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WVN #275: Shared saving with Sudbury?

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  • waylandvoters1
    Dear Wayland Voter,   The dismal economic outlook is forcing many of Massachusetts 351 cities and towns to consider sharing or regionalizing functions.
    Message 1 of 1 , Dec 29, 2008
      Dear Wayland Voter,
      The dismal economic outlook is forcing many of Massachusetts' 351 cities and towns to consider sharing or regionalizing functions. Wayland and Sudbury have already had promising discussions.

      Also in this newsletter: A new proposal in the contentious plan for access to the Jewish cemetery near Concord Road.


      In preparation for a Dec. 22 Sudbury/Wayland Selectmen's dinner meeting at Sky Restaurant to consider ways of  enhancing revenues and cutting costs, the chairs of the two boards met with Wayland Town Administrator Fred Turkington and Sudbury
      Town Manager Maureen Valente on Nov. 19 to consider an agenda.

      They agreed on seven promising topics: alternative energy, transfer station operations, recreation services, Geographic Information Systems, dispatch and lock-up facilities, library hours of operation and the jointly managed Septage Facility.  

      By the time they met for dinner, more topics were added: Sudbury's Landham Road intersection, school regionalization, and Council on Aging.  The joint board discussion brought out some basic differences in approaches, current operations and
      demographics between the two towns.  

      Sudbury Selectmen came to the meeting also armed with recommendations in a comprehensive preliminary report issued on Dec. 15 from their Budget Reduction Task Force (BRTF), posted on the Sudbury town website:

      With a theme that repeated itself a few times that evening, Town Manager Valente pitched that Sudbury already has a new high school building (with capacity for more students and a building that can be expanded) but the superintendent is retiring. 
      Wayland seeks a new facility and has a superintendent.  

      Discussion of possible school consolidation (facilities and/or administration) was beyond selectmen's jurisdiction, according to Wayland Selectman Tichnor, but they assured their Sudbury counterparts that Wayland Superintendent Gary Burton has
      received a copy of the Sudbury BRTF report.

      Wayland's High School Building Committee has been plugging away, hoping for the state's green light to move forward.  The School Committee submitted a warrant article for the April town meeting seeking $900,000 for project design.  Who knows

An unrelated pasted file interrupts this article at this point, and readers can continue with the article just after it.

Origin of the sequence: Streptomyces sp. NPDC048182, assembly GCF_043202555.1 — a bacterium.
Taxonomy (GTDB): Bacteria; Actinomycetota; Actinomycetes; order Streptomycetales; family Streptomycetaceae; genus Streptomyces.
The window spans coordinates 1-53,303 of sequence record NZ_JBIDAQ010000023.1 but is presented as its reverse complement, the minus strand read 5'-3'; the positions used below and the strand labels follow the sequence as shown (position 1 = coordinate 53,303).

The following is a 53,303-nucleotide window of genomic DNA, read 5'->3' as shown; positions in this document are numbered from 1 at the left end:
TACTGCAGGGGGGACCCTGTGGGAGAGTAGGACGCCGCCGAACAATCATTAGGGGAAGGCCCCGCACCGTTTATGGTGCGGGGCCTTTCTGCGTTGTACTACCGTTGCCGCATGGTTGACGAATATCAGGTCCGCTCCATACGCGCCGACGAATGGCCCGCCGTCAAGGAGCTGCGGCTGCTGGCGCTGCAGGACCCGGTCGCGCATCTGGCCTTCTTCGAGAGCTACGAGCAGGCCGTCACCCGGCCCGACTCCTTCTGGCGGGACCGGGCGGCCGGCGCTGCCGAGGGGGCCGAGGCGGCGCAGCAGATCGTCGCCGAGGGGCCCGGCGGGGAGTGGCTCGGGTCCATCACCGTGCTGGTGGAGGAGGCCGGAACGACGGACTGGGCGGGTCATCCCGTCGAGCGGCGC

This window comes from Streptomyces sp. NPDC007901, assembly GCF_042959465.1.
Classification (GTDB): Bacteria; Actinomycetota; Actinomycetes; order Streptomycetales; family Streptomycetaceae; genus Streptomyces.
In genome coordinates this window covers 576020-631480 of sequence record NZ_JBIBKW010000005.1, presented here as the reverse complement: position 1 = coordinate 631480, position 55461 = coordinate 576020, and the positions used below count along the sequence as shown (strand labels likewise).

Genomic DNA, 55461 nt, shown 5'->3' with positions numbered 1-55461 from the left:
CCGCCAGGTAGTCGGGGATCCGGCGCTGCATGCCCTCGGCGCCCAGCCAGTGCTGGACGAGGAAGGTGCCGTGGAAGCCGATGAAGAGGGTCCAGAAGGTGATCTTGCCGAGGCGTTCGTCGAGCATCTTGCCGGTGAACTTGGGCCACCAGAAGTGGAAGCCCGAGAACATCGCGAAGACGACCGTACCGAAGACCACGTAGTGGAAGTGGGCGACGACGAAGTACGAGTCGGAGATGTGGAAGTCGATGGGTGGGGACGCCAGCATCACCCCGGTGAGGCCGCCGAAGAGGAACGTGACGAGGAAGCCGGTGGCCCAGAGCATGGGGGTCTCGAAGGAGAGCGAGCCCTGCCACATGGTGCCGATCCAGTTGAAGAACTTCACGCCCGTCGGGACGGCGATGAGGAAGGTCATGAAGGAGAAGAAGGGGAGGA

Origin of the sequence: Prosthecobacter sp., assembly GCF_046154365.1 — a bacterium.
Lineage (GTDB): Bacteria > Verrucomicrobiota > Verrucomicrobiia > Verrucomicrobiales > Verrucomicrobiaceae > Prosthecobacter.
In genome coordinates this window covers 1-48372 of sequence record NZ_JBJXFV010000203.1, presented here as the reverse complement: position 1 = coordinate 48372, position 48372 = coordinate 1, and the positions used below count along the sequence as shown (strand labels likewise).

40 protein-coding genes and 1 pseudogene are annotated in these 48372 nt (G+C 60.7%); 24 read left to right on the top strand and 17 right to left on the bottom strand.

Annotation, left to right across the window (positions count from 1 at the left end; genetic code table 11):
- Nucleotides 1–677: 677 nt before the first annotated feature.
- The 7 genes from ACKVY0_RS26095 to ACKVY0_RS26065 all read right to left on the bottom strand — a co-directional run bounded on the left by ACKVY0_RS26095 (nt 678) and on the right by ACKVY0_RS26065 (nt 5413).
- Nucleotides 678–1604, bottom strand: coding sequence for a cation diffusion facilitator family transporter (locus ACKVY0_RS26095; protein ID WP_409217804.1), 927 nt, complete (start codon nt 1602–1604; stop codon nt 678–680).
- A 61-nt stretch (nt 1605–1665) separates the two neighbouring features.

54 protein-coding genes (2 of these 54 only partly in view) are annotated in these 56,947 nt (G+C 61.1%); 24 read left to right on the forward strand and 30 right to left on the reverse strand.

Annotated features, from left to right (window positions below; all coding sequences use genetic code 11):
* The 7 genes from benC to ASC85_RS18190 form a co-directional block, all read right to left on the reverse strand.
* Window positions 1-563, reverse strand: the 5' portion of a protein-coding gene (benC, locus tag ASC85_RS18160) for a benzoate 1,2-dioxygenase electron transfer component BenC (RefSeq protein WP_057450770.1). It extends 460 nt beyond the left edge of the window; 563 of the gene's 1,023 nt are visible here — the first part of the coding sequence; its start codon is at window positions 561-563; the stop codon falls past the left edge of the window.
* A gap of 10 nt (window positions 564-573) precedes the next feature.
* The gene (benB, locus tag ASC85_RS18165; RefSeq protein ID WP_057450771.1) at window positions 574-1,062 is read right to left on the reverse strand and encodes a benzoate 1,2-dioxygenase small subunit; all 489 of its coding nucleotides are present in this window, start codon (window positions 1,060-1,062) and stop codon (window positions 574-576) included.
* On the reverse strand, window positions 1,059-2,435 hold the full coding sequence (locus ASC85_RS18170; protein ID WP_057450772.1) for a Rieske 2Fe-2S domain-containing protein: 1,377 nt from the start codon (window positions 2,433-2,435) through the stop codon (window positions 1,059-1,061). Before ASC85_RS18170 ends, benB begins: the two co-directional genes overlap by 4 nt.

what school officials and residents will think of Sudbury's "outside the box" idea of regionalizing some of our school facilities and/or administration.  

      Library trustees in each town are also known for their passionate independence.  Sharing hours of operations and offering more total coverage between two libraries that are just three miles apart seems like "low hanging fruit" for generating savings,
      but the bolder concept of combining facilities is more complicated. 

      When Sudbury Selectman Larry O'Brien asked if Wayland's new library construction was imminent, he was told the site has been secured (Town Center project property), but actual construction could be up to five years away.  

      Sudbury currently seeks to hire a recreation director while Wayland has one.  Recreation services is another area both towns' populations feel passionate about.  The demands of popular athletic programs require hands-on attention, and detailed-
      oriented and quick responses.  There are high  expectations for maintaining and enhancing popular athletic services.  

      Wayland Administrator Turkington indicated that Parks and Recreation functions will be separated under the new Department of Public Works as of July 1, and Wayland is looking to keep its two fee-based recreation employees.  Sudbury Town Manager
      Valente is considering establishing an Enterprise Fund for recreation similar to their management of the Atkinson Pool.  

      The existing resources, facilities, inventories, capital plans, etc. of both towns need to be carefully evaluated and compared in order to understand where collaboration makes sense. Streamlining Septage Facility bookkeeping, sharing transfer station